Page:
The first draft is in.
Jay County Plan Commission received the initial draft of the reworked wind farm ordinance, a months-long effort by several public officials and community members.
Jay County Commissioners called for review of the ordinance last summer after imposing a three-year moratorium on the construction of wind farms in response to backlash from Scout Clean Energy’s application for a wind farm in Jefferson and Richland townships.
That project, Bitter Ridge Wind Farm, was ultimately approved, and will be allowed to move forward under the existing ordinance as the application was submitted before the moratorium was enacted. Any updates to the wind ordinance will not apply to Bitter Ridge Wind Farm.
A study committee of seven people — including two plan commission members, a county commissioner, a Jay County Council member and wind farm opponents and proponents — have spent the last several months revamping the ordinance. Any disagreements were settled with a vote, Jay County Building and Planning director John Hemmelgarn told the commission.
The proposed new ordinance is 15 pages, twice the length of the original seven-page document. Many sections have been elongated to make the application process clearer, and there are several new sections as well.
“(We) just decided to go over the whole ordinance completely and kind of put it in better order so it makes sense,” assistant director Pati McLaughlin said. “Try to make it a little easier to understand, group it in sections, make it more explicit.”
Some of the biggest proposed changes were to setbacks, which was a common point of contention raised during public hearings related to Scout Clean Energy’s application.
According to the existing ordinance, turbines cannot be any closer than 1.1 times the height of the turbine’s tower to property lines, roads, railroads and overhead electric lines. The setback from existing or occupied houses was 1,000 feet, and 1,500 from any platted community.
In the proposed ordinance, the setback from the turbine must be 1.5 times the total height of the turbine at its highest point (the tip of an upright blade) away from the property line of non-participating landowners. The setback for homes is at least 1,500 feet for non-participating landowners.
Landowners participating in the project can waive these setbacks.
Turbines must also be 1,500 feet from any church, school, business or public building, any area zoned commercial or rural residential and any commercial zoned recreational area, and from the incorporated limits of any municipality. The setback for roads and railways is at least 350 feet or 1.1 times the height of the turbine, and half a mile from the property lines from any nature preserve or park. All access driveways to the wind farm must be at least 300 feet from any non-participating property lines.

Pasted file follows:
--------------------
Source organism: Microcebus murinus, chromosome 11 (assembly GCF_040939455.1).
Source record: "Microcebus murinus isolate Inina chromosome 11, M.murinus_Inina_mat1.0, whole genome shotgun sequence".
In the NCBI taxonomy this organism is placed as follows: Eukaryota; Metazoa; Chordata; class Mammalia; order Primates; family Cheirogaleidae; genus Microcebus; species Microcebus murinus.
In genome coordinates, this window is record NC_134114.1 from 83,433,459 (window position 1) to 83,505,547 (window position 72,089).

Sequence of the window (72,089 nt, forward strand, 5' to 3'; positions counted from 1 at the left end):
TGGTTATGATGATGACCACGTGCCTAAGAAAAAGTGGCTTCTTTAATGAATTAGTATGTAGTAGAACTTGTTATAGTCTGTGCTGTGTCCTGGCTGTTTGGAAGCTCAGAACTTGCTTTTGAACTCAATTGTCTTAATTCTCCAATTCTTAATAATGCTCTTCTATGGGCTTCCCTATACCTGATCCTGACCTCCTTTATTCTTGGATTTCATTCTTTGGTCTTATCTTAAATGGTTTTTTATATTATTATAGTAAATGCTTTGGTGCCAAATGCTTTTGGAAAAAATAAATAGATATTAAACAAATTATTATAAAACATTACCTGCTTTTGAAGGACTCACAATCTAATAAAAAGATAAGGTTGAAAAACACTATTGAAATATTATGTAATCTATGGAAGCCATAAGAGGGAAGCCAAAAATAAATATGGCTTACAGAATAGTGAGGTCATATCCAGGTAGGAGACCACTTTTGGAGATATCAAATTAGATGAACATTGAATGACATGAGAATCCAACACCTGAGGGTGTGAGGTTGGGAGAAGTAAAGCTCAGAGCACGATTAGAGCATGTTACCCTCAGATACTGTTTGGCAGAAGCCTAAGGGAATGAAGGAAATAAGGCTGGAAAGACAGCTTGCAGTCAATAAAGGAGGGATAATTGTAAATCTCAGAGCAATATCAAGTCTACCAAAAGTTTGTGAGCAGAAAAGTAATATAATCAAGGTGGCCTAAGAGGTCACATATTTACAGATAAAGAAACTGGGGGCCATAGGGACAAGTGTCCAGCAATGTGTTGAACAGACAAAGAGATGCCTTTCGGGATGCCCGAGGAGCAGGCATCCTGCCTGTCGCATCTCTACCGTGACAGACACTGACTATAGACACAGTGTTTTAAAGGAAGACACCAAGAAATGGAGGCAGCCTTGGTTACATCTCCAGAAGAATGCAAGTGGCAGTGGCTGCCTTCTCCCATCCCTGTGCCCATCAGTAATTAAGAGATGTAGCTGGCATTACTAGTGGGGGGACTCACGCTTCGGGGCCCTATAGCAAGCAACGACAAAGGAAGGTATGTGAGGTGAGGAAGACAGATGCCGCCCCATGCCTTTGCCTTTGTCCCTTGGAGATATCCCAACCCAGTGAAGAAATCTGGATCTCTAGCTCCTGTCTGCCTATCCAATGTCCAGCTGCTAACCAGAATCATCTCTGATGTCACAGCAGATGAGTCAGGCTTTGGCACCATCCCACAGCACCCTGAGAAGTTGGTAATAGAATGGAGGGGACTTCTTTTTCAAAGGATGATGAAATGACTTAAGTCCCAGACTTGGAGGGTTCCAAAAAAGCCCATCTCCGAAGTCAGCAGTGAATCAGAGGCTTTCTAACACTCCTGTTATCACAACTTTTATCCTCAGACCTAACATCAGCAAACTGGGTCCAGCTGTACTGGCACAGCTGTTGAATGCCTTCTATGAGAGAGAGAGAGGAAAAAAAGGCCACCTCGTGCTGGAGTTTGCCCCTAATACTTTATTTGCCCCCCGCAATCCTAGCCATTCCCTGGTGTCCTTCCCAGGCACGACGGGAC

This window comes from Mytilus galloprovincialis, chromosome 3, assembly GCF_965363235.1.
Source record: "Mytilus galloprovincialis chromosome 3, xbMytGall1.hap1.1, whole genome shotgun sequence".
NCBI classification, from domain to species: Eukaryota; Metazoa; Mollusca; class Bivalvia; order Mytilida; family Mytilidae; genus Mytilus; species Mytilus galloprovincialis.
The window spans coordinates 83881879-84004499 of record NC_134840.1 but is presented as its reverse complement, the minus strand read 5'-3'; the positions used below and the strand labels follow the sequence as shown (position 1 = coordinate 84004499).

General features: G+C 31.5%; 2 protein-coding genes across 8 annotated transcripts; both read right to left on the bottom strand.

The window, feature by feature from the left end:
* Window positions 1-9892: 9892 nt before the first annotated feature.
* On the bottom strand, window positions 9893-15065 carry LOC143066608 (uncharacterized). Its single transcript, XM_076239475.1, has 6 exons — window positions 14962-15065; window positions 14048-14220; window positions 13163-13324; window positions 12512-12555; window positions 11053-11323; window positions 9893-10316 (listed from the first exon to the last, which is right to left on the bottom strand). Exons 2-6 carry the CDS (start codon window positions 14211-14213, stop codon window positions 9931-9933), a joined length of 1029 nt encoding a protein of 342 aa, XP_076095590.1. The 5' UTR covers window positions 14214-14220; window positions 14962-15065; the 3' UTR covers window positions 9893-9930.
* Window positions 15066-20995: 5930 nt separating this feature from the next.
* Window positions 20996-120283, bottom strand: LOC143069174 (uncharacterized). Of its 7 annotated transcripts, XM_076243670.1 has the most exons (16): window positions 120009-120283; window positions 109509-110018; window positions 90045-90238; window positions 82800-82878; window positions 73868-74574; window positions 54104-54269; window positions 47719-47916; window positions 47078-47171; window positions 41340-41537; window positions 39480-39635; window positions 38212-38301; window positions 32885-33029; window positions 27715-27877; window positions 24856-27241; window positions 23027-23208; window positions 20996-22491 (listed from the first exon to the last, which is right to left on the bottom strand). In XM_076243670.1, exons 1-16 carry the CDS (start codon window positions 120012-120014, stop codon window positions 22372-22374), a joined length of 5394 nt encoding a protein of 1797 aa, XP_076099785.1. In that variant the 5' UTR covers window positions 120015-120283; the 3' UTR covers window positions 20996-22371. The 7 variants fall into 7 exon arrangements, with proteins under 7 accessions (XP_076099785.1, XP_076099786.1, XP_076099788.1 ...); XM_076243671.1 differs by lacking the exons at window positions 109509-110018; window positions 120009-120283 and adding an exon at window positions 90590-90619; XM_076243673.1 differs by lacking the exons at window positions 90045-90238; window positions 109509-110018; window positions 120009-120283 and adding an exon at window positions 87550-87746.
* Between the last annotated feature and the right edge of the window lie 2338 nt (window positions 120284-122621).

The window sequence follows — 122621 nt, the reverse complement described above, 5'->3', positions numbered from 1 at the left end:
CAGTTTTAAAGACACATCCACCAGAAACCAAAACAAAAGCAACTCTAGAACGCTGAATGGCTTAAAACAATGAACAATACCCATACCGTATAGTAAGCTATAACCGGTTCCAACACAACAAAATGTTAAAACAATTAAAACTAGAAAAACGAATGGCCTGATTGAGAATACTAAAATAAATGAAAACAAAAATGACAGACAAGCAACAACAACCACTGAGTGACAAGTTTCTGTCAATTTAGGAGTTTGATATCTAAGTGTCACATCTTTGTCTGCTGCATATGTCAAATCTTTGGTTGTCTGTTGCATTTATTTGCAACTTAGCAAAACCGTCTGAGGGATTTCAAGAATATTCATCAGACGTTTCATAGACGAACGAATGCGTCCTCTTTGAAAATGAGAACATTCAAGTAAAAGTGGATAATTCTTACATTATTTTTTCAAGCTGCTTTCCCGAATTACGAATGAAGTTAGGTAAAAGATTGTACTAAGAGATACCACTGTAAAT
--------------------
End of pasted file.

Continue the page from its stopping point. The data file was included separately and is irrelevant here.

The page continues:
The proposed ordinance outlines the procedure for burying electric cable and wire. All buried cable would need to be at least 60 inches deep, with warning mesh at 36 inches deep.
At last year’s meetings, there were also concerns about burying cables and wires related to the wind farms and what would happen if someone struck one while digging. The new ordinance would require that underground cabling would be marked at road crossings, creeks, river beds and property lines. Additionally, no underground work could be completed on land within the wind farm without an employee of that center on site.
Other potential unwelcome effects from wind turbines were addressed in the ordinance draft. If a wind energy center receives a written complaint about interference related to shadow flicker — the shadow produced by the rotating blades — it must take “reasonable steps” to minimize the impact.
Additionally, the level of noise produced by a wind farm shall not exceed 55 decibels when heard off-site.
Other proposed changes include:
•Notification of the zoning administrator to changes in turbine height or size or a change in the number of turbines after the application is approved.
•Requiring proof of correspondence and cooperation with wildlife agencies regarding harm to bats or birds.
•The addition of a flowchart that shows the timeline and procedure for approving or rejecting the application.
“I felt as a group we brought in a lot of the concerns that people brought up last year during the planning commission meetings,” Hemmelgarn said. “We’re never going to agree 100 percent on everything, but I think we have a good one here.”
The process to finalize the ordinance could take several months. Now that they have the draft in hand, plan commission members will review the ordinance and discuss any changes at their April meeting. After that, a public hearing will be scheduled to receive community input. If OK’d by the plan commission, the ordinance will then go to Jay County Commissioners for their approval.